Using local wine is only one way faith communities can show their support of local, sustainable agriculture. We sometimes forget that food is central to many religious traditions: Muslims fast and feast throughout Ramadan; Buddhists and Jains are vegetarian; and the stories of the Judeo-Christian tradition include unleavened bread, manna from heaven, the loaves and the fishes, the Last Supper, and the wedding at Cana. The scriptures are full of stories and teachings supporting small farms: “Woe to those who add house to house and join field to field, until everywhere belongs to them and they are the sole inhabitants of the land” (Isaiah 5:8). Every major denomination has statements supporting rural areas and small farmers. Recently, a Cardinal in Italy even argued that fast food is not appropriate for Catholics, since it destroys the bonds of family and community.

In part due to the outreach program’s encouragement and educational materials, several faith communities in the Cedar Rapids area are supporting local agriculture. More than a dozen church members in the area have been introduced to Community Supported Agriculture (CSA) through presentations at their churches; Prairiewoods serves as a drop-off site for CSA shares for many of those members.

Lutheran Church of the Resurrection in Marion, Iowa, grows a garden on church property. Members sell the produce outside the sanctuary on Sunday mornings, using the proceeds to support Habitat for Humanity and other projects. The mid-week harvest is taken to the food pantry, where clients are excited to have “real food.”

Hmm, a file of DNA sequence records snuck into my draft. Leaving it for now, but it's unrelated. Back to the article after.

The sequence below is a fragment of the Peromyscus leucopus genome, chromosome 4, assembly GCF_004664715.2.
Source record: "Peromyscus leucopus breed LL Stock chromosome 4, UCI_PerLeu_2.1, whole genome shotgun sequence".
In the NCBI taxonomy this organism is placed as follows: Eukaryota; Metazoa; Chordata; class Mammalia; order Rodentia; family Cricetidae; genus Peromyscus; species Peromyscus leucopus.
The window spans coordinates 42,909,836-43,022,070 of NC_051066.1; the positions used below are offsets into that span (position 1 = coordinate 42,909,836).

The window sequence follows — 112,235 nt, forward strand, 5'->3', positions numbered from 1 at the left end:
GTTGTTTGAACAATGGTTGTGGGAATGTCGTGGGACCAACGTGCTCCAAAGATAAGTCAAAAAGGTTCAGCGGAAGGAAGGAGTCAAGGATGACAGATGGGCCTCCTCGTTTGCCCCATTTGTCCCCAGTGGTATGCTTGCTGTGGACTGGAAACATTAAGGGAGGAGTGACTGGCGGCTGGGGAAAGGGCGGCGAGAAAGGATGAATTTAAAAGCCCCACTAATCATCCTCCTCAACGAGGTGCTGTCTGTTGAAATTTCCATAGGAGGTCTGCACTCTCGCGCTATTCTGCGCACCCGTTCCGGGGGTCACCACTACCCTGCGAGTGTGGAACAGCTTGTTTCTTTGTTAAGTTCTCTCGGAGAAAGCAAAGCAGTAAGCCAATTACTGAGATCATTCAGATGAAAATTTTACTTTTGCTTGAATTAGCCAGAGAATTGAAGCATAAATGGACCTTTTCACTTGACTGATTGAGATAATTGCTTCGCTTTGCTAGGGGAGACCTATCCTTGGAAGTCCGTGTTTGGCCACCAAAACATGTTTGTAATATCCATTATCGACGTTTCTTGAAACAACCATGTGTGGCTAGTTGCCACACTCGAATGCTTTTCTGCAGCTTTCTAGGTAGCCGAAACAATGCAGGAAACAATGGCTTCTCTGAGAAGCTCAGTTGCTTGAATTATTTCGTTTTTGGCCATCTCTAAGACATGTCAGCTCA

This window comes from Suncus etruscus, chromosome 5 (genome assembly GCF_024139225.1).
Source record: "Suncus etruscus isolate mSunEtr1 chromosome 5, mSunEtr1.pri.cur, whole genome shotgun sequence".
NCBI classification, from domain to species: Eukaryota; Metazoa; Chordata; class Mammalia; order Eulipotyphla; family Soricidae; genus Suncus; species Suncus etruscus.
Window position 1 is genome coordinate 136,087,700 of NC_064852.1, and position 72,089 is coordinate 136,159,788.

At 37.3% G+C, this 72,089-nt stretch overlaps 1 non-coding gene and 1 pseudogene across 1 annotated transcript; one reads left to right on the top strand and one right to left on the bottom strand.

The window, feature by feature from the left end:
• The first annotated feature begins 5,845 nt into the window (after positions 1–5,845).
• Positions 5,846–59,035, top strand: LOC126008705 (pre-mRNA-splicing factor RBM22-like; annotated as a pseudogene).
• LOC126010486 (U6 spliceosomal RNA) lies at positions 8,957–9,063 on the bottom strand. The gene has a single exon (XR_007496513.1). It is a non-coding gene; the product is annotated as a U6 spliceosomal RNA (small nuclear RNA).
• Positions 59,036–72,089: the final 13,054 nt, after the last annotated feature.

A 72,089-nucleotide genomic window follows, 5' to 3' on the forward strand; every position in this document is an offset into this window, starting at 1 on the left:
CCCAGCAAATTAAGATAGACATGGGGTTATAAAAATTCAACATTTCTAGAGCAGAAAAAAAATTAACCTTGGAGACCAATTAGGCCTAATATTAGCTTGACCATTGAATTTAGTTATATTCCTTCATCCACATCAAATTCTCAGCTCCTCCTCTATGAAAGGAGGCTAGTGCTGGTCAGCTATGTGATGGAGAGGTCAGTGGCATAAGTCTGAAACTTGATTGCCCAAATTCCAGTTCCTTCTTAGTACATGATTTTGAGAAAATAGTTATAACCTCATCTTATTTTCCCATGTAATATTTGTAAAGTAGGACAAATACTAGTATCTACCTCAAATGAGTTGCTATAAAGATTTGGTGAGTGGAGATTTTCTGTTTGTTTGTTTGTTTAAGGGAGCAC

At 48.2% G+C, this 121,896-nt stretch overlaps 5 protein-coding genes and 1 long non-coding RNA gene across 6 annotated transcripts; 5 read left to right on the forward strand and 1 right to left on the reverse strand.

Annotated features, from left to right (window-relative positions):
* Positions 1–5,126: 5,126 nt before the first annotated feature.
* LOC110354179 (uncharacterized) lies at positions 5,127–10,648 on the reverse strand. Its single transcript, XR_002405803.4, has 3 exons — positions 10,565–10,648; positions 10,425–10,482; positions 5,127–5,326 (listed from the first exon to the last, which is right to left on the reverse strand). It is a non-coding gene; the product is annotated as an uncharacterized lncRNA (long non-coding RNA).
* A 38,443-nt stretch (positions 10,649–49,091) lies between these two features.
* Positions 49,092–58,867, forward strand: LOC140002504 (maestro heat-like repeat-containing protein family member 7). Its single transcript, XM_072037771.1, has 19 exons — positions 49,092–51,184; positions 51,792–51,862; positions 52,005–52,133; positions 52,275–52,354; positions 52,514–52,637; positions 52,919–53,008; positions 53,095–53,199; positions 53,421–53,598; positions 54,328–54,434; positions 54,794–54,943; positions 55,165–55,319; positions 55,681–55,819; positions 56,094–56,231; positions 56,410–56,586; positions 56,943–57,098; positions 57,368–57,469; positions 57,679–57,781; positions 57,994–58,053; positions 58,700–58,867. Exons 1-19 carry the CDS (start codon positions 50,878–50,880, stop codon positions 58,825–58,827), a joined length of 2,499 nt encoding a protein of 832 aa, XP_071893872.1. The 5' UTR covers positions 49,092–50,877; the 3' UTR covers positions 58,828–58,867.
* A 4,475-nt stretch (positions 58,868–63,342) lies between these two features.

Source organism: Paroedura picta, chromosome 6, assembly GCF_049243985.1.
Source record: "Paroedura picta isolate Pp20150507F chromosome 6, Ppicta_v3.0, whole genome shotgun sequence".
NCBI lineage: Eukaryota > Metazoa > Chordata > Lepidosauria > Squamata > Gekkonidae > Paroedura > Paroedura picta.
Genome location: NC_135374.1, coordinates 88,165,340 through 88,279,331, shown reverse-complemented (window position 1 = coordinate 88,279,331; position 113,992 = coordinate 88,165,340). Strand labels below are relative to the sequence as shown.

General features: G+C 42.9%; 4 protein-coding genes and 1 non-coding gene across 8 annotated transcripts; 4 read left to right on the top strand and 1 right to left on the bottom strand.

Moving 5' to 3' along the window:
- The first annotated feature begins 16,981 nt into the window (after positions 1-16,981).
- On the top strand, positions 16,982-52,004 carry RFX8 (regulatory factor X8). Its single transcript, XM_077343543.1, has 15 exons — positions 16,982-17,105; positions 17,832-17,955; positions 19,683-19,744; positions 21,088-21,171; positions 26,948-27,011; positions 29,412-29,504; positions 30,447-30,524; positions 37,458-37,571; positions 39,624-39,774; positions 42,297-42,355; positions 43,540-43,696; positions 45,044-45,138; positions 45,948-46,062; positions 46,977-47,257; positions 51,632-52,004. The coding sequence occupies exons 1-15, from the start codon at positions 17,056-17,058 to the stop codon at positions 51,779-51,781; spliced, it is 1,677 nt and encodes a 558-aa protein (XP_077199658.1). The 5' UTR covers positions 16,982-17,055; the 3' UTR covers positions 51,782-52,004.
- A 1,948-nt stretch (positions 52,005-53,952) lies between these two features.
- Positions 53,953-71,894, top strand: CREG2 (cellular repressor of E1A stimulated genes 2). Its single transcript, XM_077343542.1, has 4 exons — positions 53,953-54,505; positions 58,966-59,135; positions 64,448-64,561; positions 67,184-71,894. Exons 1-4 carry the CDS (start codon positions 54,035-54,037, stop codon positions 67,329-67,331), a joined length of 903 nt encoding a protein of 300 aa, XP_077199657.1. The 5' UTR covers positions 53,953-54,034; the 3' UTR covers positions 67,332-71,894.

Pastor Karen, with Kale.

Robert Rosenheck.

Olivet Presbyterian church in downtown Cedar Rapids grows a garden to provide fresh vegetables to the many low-income, minority, and refugee families in its neighborhood. Pastor Karen Beals is excited when she looks out her window from the rectory across the street and sees folks she doesn’t know pulling weeds and picking a snack.

Surely, then, the substance that Christians say represents (or is) the blood of Christ should be made in a way that promotes social and environmental justice. Once they stop and think about it, most people understand that. Until then, they’re just out to be “good stewards of their financial resources” — one pastor told me that she’d almost spit out the dregs in the chalice one morning during worship when she discovered that her frugal altar guild had purchased Mad Dog 20/20 for communion instead of the usual Mogen David! So pastors are excited about the theological and social justice reasons to use local Iowa wines — but they’re also glad that the local wines have won awards for quality at international festivals.

More than 20 Iowa churches are now using local wines for communion, and that number may expand again after Saturday’s CTIM service. I’ll have to check in with my contacts at the wineries to see.

In the meantime, I’m off to attend a couple of meetings. The first is a planning meeting for “Ethical Perspectives on the News” a local 30-minute television show sponsored by the Interreligious Council. I’m one of the moderators, and I want to find out who we’ve got for panelists on next week’s show on the ethics of corporate power and the Enron scandal, and advocate for a show one of the other moderators proposed on the Bush administration’s decision to exempt industries from having to pay taxes to the Superfund for cleanup of toxic sites. After that, I’m off to a meeting of Choose Now, a nonprofit organization based at a Wesleyan church here in town. Its members are fired up about building a super-efficient, passive solar Habitat for Humanity house, with renewable energy and efficient appliances, and I need to put them in touch with church folks interested in environmental issues who’ll volunteer.